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Although there will be plenty of summaries coming out of SxSW Interactive 2017, many of these will address broad trends and themes, without digging into the detail of specific sessions.
Because of this, I thought it would be interesting to provide a summary of some of the interesting debates I attended last week.
Starbucks is one of the brands that isn't afraid to get political in an increasingly polarized world.
Its most recent political statement: it announced plans to hire 10,000 refugees following US President Donald Trump's enactment of a temporary travel ban targeting individuals from a number of predominantly Muslim countries.
There have been some great SEO ranking factor studies over the last year, but I thought it would be a good time to wade in with another opinion (that’s right, an opinion - not fact).
To keep this as succinct as possible, I am going to look at the following areas for five different business sectors.
To many brands, web analytics is all about reporting. They use their website data to see which pages are popular, track their site's bounce rate, and understand the customer journeys which drive conversions.
But in 2017, argues Tealium's Andy Clark, we will see the role of web analytics greatly expanded. It will, he states, be used both to enhance external communications as well as internal analysis.
Ecommerce sites spend a lot of time trying to increase conversion rates, but sometimes attempts are made to do this that aren’t in the visitor’s best interest.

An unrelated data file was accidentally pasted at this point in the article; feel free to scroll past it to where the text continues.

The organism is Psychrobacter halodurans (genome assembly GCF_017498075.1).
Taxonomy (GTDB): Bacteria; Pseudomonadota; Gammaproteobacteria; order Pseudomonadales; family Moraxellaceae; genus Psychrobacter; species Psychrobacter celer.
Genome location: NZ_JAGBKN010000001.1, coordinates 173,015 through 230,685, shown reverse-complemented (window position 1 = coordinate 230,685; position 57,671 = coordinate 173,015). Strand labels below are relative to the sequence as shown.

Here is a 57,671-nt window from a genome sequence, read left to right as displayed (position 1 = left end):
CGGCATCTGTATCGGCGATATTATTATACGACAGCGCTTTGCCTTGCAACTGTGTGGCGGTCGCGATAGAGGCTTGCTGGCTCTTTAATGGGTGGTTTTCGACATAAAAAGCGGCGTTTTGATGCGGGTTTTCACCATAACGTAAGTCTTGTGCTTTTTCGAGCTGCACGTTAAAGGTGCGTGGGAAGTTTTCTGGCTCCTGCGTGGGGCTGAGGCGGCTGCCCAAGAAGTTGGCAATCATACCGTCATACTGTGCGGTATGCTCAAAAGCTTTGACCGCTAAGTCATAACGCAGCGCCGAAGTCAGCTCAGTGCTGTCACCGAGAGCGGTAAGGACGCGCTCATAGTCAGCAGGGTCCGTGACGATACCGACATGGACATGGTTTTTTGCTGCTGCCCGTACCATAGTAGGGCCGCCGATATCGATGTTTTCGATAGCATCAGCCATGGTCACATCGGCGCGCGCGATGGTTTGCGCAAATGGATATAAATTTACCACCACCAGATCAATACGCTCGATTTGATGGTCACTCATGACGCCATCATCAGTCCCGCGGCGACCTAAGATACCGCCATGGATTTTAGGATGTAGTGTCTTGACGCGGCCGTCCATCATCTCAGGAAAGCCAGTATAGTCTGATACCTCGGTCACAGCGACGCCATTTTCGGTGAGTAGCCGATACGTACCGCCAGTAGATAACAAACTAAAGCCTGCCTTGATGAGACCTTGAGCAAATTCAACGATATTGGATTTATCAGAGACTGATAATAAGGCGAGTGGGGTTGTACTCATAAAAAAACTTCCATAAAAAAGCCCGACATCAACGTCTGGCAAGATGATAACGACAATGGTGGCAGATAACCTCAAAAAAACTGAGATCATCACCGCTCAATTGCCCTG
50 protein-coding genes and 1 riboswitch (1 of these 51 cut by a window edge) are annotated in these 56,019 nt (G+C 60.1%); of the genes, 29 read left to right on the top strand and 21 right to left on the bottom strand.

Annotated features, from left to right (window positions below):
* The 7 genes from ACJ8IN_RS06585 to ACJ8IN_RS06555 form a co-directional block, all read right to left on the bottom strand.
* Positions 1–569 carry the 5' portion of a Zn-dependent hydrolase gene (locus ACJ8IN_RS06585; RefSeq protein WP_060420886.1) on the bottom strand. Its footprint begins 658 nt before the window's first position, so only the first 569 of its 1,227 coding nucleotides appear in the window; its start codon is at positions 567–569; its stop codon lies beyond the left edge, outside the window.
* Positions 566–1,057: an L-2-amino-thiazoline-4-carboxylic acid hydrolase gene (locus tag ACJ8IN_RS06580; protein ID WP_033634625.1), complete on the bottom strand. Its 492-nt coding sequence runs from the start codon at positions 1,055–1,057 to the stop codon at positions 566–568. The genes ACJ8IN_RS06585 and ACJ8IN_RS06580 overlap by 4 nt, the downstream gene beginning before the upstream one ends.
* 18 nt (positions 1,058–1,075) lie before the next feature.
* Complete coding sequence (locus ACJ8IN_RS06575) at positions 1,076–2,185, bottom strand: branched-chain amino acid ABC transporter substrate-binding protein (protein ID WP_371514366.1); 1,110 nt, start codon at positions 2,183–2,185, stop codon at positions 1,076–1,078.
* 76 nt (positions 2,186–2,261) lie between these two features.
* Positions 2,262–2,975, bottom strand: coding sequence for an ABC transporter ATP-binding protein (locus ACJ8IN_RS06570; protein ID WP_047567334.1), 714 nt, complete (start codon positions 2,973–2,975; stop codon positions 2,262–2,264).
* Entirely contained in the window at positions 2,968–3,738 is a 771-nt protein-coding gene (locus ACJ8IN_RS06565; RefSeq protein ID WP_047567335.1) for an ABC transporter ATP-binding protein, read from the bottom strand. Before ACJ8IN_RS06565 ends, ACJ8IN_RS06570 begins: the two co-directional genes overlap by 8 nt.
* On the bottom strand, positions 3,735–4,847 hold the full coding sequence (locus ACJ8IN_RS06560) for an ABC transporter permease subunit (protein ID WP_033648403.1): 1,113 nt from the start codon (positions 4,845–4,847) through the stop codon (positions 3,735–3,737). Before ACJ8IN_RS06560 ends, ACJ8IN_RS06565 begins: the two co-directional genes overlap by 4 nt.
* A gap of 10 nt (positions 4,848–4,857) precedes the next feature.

Some techniques, such as the ‘sneak into basket’ which once appeared on the Sports Direct website are now illegal.
What are the priorities for financial services marketers in 2017?
Econsultancy's Digital Trends in Financial Services and Insurance report, in association with Adobe, attempts to answer this question and a variety of others.
AI gets a bad rap. For the most part conversations on the topic tend to revolve around loss of jobs and the redundancy of human labour.
Data from ad campaigns has, in some ways, never been so important.
Data has become the way marketers know whether the brand messaging is right, what drives customers to purchase and where they should advertise in the future.
From serious deep learning to a saucy chatbot – it’s a contrasting set of digital news this week.
Here’s your roundup!
Brows are serious business for Benefit Cosmetics.
Not only does the brand sell 16 different products just for eyebrows alone, but it’s recently created an app to help people keep them in tip-top condition - or ‘on fleek’, if we're using the appropriate terminology.
'Data-driven' is one of those terms which seems unnecessary for marketing. Surely all marketing uses data to some extent, so why does there need to be a distinction?
As marketing increasingly moves to digital platforms, however, the concepts behind the term 'data-driven marketing' have become distinguished from more traditional marketing and even have their own vocabulary.